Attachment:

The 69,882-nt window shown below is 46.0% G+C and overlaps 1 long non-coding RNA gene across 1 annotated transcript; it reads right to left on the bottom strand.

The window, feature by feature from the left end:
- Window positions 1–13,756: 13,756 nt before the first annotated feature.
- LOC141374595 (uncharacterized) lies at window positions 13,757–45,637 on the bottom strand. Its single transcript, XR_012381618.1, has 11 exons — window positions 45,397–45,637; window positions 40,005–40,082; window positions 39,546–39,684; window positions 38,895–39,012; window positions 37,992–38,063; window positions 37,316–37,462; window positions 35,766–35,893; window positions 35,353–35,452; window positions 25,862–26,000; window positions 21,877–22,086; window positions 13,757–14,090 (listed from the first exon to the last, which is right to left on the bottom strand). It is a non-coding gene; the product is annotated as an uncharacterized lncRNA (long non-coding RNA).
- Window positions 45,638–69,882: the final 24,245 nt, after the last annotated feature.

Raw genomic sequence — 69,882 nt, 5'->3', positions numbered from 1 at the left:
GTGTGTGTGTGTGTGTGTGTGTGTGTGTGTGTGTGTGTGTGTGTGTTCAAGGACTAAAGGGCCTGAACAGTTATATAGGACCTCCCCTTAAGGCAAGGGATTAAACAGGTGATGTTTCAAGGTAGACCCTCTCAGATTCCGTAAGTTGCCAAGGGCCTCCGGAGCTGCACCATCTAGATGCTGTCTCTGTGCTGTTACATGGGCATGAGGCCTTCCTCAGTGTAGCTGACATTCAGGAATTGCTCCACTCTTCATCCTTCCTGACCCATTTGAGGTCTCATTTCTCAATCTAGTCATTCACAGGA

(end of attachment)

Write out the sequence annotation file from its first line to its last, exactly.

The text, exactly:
The 69,882-nt window shown below is 46.0% G+C and overlaps 1 long non-coding RNA gene across 1 annotated transcript; it reads right to left on the bottom strand.

The window, feature by feature from the left end:
- Window positions 1–13,756: 13,756 nt before the first annotated feature.
- LOC141374595 (uncharacterized) lies at window positions 13,757–45,637 on the bottom strand. Its single transcript, XR_012381618.1, has 11 exons — window positions 45,397–45,637; window positions 40,005–40,082; window positions 39,546–39,684; window positions 38,895–39,012; window positions 37,992–38,063; window positions 37,316–37,462; window positions 35,766–35,893; window positions 35,353–35,452; window positions 25,862–26,000; window positions 21,877–22,086; window positions 13,757–14,090 (listed from the first exon to the last, which is right to left on the bottom strand). It is a non-coding gene; the product is annotated as an uncharacterized lncRNA (long non-coding RNA).
- Window positions 45,638–69,882: the final 24,245 nt, after the last annotated feature.

Raw genomic sequence — 69,882 nt, 5'->3', positions numbered from 1 at the left:
GTGTGTGTGTGTGTGTGTGTGTGTGTGTGTGTGTGTGTGTGTGTGTTCAAGGACTAAAGGGCCTGAACAGTTATATAGGACCTCCCCTTAAGGCAAGGGATTAAACAGGTGATGTTTCAAGGTAGACCCTCTCAGATTCCGTAAGTTGCCAAGGGCCTCCGGAGCTGCACCATCTAGATGCTGTCTCTGTGCTGTTACATGGGCATGAGGCCTTCCTCAGTGTAGCTGACATTCAGGAATTGCTCCACTCTTCATCCTTCCTGACCCATTTGAGGTCTCATTTCTCAATCTAGTCATTCACAGGA